Immanuel Immanuel -4 years ago 101
C Question

Resetting/Clearing a global array of pointers to structs

I'm new to C and I'm having a bit of a problem resetting or clearing a global array of pointers to structs.
I need to receive a file (or more) and read it's lines in two cycles.
while reading it I need to create a table of symbols(labels basically), and then use it to create more data (exporting the location of the labels to files writing it in hexadecimal values).

The problem I am having is when I'm reading two files. The first file is read fine and all the values are correct, but when it tries to read the second file the values in the table(array) I created are still there even though I free'd them.

I have this declared in a header file: (SIZE being 30)

typedef struct symbol{
unsigned action :1;
unsigned external :1;
int address;
char label[SIZE];
unsigned data_flag :1;
} symbol ;

symbol *symbol_Table[SIZE] ;


An example of adding a new symbol: (this sits in the reading function)

new_symbol = malloc(sizeof(symbol));
strcpy(new_symbol->label, temp);
new_symbol->external = 0;
new_symbol->address = DC - tok_count;
new_symbol->action = 0;
new_symbol->data_flag = 1;
add_symbol(new_symbol);
free(new_symbol);


The adding function, in a different file: (UPDATE)

if(count == SIZE){
**/*realloc the array size, increase it*/**
}

if(count < SIZE){
symbol_Table[count] = malloc(sizeof(symbol));
symbol_Table[count]->action = new_symbol->action;
symbol_Table[count]->external = new_symbol->external;
symbol_Table[count]->address = new_symbol->address;
strcpy(symbol_Table[count]->label, new_symbol->label);
symbol_Table[count]->data_flag = new_symbol->data_flag;

/*printf("count: %d\n", count);*/
return ++count;
}

return count;


And the freeing of the symbols at the end of the reading loop: (UPDATE)

int i;
for(i = 0; i < count ; i++){
free(symbol_Table[i]);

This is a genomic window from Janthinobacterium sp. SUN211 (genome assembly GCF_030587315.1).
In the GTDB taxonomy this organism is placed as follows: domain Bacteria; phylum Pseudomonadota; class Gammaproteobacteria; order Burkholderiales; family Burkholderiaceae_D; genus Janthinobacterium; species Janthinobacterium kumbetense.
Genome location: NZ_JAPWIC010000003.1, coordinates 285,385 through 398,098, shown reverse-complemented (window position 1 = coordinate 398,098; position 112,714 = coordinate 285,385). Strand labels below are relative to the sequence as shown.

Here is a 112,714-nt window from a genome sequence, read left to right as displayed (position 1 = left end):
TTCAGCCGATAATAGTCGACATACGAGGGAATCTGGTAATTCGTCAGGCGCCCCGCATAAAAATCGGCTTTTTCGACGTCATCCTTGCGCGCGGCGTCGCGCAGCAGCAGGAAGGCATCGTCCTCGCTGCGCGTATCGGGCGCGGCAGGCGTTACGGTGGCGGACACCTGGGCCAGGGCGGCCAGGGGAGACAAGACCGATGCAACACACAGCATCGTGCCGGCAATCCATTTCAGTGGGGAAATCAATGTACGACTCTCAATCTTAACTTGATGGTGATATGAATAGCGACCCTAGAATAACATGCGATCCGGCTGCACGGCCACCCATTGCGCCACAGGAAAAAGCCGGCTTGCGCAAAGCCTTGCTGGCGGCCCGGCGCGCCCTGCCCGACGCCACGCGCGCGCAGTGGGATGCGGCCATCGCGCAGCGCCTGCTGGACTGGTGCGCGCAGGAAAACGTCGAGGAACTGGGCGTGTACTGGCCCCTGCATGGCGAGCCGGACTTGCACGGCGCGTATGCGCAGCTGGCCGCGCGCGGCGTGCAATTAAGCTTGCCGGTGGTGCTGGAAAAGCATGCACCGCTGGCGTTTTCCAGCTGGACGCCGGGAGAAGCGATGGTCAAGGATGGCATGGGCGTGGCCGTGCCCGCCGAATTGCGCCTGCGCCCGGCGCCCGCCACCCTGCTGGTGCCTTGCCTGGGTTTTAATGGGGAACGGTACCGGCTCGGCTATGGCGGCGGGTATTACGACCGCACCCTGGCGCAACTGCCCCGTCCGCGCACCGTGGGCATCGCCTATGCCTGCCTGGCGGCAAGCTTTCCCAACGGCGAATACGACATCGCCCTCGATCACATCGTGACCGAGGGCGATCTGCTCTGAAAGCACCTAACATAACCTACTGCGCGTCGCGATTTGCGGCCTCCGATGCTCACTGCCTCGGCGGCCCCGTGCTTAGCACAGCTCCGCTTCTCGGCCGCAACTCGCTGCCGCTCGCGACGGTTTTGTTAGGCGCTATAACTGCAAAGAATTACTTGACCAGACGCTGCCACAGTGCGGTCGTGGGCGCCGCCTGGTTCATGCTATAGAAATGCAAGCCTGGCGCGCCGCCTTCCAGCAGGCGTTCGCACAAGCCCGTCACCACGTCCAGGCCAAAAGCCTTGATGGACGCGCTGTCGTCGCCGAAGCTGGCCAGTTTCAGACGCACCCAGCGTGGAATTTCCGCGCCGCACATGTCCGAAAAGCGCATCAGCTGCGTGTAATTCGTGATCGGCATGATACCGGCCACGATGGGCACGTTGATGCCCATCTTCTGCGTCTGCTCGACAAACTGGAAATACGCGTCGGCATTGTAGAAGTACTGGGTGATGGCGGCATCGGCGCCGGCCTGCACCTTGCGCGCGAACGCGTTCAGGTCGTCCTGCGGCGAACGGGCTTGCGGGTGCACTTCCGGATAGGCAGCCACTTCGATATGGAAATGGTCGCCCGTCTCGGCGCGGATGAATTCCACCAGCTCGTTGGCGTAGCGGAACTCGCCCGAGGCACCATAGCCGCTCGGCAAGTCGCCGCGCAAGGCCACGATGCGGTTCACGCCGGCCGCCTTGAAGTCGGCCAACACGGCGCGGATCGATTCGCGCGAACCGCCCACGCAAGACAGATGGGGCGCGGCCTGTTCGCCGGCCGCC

symbol_Table[i] = NULL;
}


this is the correct output after the first loop on the first file:

action: no | extern: yes | address: 0 | label L3 | data: no
action: no | extern: yes | address: 0 | label W | data: no
action: yes | extern: no | address: 100 | label MAIN | data: no
action: yes | extern: no | address: 106 | label LOOP | data: no
action: yes | extern: no | address: 119 | label END | data: no
action: no | extern: no | address: 0 | label STR | data: yes
action: no | extern: no | address: 7 | label LENGTH | data: yes
action: no | extern: no | address: 10 | label K | data: yes


and the faulty output after the first loop of the second file: (UPDATE)

action: yes | extern: no | address: 100 | label MAIN | data: yes
action: no | extern: yes | address: 0 | label W | data: yes
action: yes | extern: no | address: 108 | label LOOP | data: yes
action: no | extern: no | address: 0 | label STR | data: yes
action: no | extern: no | address: 3 | label K | data: yes


should be:

action: yes | extern: no | address: 100 | label MAIN | data: no
action: no | extern: yes | address: 0 | label W | data: no
action: yes | extern: no | address: 108 | label LOOP | data: no
action: no | extern: no | address: 0 | label STR | data: yes
action: no | extern: no | address: 3 | label K | data: yes


A few questions:


  1. Is there a way to clean the list after I used it? and then reusing the same list for new values? and avoiding the memory leak.